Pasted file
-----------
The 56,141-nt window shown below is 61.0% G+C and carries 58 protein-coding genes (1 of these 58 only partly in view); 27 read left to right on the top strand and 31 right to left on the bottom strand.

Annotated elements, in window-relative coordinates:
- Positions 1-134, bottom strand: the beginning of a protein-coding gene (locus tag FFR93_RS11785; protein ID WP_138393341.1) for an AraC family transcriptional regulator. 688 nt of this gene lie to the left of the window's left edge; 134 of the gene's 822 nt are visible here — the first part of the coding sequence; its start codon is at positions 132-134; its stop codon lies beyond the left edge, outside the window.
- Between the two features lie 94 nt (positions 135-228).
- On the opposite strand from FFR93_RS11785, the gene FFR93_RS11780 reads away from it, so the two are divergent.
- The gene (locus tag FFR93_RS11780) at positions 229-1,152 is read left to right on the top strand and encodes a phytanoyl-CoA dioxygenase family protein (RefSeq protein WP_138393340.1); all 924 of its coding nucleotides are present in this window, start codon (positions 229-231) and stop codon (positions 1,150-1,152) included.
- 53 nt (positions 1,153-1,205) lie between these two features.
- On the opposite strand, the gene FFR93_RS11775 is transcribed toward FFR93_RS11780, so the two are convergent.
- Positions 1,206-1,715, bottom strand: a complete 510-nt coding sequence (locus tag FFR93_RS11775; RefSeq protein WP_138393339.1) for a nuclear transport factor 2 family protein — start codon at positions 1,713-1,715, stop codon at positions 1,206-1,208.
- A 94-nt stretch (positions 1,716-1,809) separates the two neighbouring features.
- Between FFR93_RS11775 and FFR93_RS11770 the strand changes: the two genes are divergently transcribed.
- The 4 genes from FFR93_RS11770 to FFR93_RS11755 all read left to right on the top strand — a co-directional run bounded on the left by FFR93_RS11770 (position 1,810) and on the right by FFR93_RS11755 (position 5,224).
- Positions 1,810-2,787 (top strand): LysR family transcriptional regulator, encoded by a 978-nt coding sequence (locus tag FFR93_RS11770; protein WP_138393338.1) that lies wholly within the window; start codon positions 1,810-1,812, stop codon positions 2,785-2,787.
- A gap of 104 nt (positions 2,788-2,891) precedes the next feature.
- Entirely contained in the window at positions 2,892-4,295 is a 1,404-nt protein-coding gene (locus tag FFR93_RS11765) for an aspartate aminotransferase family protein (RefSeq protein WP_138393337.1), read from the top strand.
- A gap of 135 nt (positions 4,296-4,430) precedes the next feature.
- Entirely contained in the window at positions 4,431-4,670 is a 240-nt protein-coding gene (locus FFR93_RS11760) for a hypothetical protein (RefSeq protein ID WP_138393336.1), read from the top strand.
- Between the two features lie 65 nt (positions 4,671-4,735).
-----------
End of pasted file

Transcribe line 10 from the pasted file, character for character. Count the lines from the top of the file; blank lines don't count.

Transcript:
- A 94-nt stretch (positions 1,716-1,809) separates the two neighbouring features.